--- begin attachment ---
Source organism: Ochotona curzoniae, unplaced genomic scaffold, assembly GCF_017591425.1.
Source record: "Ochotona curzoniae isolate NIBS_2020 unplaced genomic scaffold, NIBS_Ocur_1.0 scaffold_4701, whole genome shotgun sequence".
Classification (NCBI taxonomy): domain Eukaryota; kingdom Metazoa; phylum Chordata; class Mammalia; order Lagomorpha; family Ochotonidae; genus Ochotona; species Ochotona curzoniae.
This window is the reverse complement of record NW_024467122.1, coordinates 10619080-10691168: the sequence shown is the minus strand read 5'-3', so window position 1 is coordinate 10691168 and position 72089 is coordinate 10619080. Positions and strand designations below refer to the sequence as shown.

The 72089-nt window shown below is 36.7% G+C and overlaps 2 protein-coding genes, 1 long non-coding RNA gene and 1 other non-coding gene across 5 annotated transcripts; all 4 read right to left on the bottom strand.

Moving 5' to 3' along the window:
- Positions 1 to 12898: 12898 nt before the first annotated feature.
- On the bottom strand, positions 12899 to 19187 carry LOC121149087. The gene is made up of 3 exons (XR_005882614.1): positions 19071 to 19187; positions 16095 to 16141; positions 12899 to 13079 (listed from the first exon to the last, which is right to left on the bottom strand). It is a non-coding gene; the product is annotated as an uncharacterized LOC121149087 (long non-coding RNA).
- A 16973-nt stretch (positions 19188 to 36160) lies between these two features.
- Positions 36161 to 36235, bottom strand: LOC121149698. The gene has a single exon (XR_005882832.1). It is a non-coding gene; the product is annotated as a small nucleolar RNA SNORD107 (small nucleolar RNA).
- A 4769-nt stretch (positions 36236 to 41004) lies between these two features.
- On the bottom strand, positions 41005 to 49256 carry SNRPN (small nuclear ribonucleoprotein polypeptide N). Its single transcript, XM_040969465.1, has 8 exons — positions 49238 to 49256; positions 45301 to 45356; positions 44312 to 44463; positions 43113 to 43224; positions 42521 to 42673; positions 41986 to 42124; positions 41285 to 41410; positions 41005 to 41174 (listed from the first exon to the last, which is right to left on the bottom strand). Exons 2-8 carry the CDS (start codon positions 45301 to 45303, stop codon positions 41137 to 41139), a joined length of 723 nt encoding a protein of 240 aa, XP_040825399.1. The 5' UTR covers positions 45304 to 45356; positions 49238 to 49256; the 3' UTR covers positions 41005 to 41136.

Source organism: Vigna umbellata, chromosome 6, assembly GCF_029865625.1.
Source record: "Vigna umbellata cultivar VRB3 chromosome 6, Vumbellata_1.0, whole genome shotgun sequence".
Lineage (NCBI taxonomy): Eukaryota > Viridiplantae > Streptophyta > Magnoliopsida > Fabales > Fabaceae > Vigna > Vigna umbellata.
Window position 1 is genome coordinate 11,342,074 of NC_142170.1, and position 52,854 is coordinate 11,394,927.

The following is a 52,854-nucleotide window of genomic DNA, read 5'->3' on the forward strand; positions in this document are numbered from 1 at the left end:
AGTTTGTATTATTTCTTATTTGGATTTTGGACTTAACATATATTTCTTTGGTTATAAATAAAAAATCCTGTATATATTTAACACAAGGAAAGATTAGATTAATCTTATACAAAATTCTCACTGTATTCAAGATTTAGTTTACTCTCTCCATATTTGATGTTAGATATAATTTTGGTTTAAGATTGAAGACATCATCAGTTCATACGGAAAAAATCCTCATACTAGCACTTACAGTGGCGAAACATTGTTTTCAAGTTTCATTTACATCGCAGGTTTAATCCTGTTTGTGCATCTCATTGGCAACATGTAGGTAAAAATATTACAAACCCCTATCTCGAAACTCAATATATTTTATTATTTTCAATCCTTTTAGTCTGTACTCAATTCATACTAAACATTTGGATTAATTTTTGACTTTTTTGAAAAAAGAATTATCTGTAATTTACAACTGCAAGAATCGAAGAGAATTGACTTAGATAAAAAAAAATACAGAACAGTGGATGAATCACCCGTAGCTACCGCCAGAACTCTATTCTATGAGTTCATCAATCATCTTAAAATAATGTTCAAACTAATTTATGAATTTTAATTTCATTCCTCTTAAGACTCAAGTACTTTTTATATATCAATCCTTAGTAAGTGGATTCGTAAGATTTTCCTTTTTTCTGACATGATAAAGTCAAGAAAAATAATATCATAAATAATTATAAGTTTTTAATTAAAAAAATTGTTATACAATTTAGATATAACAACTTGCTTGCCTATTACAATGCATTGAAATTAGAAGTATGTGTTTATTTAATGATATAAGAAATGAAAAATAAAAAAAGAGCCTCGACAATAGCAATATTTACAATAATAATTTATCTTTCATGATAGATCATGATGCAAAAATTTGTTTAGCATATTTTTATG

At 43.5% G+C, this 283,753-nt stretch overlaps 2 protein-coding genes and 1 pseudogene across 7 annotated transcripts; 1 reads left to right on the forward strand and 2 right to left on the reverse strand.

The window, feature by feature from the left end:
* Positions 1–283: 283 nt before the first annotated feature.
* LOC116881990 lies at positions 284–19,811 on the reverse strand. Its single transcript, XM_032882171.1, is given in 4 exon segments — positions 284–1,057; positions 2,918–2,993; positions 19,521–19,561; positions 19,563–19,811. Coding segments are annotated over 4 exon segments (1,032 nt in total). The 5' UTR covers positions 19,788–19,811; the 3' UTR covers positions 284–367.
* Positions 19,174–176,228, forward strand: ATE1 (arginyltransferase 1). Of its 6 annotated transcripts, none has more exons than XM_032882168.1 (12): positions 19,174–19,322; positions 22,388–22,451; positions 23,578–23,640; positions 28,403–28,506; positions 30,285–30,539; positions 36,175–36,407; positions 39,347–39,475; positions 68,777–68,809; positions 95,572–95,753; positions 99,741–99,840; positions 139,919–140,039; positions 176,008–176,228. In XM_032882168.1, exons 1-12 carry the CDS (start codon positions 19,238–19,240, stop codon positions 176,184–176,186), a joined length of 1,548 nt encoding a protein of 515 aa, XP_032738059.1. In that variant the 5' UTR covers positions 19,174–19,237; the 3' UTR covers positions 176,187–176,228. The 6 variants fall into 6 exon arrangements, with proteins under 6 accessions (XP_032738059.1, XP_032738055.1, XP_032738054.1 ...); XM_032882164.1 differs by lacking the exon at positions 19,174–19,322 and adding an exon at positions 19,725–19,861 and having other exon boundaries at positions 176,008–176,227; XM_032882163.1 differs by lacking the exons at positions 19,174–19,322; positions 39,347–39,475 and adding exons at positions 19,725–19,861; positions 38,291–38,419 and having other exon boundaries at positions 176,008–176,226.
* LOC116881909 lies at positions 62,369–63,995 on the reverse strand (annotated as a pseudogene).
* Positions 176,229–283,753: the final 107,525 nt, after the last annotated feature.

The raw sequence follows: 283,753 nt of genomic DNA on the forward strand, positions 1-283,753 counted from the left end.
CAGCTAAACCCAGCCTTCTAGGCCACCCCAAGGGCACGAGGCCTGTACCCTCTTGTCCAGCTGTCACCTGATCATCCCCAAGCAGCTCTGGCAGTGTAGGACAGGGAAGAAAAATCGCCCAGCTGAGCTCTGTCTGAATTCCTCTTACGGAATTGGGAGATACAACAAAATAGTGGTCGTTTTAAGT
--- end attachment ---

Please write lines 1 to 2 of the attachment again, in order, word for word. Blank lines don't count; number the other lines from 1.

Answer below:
Source organism: Ochotona curzoniae, unplaced genomic scaffold, assembly GCF_017591425.1.
Source record: "Ochotona curzoniae isolate NIBS_2020 unplaced genomic scaffold, NIBS_Ocur_1.0 scaffold_4701, whole genome shotgun sequence".